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November 9, 1979

Gastric Candidiasis

Author Affiliations

Centre Hospitalier Universitaire Vaudois Lausanne, Switzerland

JAMA. 1979;242(19):2069-2070. doi:10.1001/jama.1979.03300190011007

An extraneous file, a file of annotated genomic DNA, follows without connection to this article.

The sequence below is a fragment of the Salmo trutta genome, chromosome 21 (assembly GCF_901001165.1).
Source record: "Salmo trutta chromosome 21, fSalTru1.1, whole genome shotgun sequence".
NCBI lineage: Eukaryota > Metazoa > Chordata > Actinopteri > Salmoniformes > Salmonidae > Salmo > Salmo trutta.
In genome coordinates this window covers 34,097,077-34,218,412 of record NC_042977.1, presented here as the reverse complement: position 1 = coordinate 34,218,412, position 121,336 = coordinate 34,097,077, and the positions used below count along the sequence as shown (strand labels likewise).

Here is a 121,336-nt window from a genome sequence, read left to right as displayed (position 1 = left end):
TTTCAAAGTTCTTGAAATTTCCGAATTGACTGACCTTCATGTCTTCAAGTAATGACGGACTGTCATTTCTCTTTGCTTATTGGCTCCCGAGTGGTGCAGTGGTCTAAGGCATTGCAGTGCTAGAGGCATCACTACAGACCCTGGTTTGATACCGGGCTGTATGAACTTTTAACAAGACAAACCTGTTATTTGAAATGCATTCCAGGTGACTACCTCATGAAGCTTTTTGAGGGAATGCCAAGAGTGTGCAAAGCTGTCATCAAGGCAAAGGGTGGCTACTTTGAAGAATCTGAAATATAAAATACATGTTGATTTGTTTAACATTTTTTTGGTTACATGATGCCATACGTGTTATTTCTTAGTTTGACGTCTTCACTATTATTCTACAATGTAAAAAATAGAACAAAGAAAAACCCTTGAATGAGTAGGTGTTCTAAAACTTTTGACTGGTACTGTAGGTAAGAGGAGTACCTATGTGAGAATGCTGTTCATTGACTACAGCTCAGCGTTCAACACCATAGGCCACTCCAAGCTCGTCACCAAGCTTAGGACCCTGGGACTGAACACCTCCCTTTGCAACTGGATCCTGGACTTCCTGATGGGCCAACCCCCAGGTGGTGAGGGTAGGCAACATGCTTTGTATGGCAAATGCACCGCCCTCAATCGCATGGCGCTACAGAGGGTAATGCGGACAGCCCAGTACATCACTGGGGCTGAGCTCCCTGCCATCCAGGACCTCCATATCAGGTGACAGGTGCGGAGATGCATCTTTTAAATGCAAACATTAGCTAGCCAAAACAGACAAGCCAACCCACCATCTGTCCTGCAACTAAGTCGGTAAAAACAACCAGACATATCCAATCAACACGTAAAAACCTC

To the Editor.—  Candida are commensals of the gastrointestinal tract. Among healthy adults, 30% have Candida in the oral pharynx and 65% in the feces. However, intestinal infections are rare, and gastric infections are even more exceptional. These are related to the alteration in the ratio of bacterial to fungal flora, the increase of glucose concentration in the tissues, and the host's defense mechanisms.The human organism consists essentially of three defense systems against fungi. The first is the natural skin and mucosal barrier. The second is the T-cell-dependent system, and the third is due to antibody-complement-mediated phagocytosis by circulating and fixed phagocytes.Piken et al (240:2181, 1978) described the first reported case of gastric candidosis in a stitch ulcer. The authors presumed that local irritation by the suture material and a low acid output were predisposing causes. A second similar case was reported later (241:791, 1979). Removal of the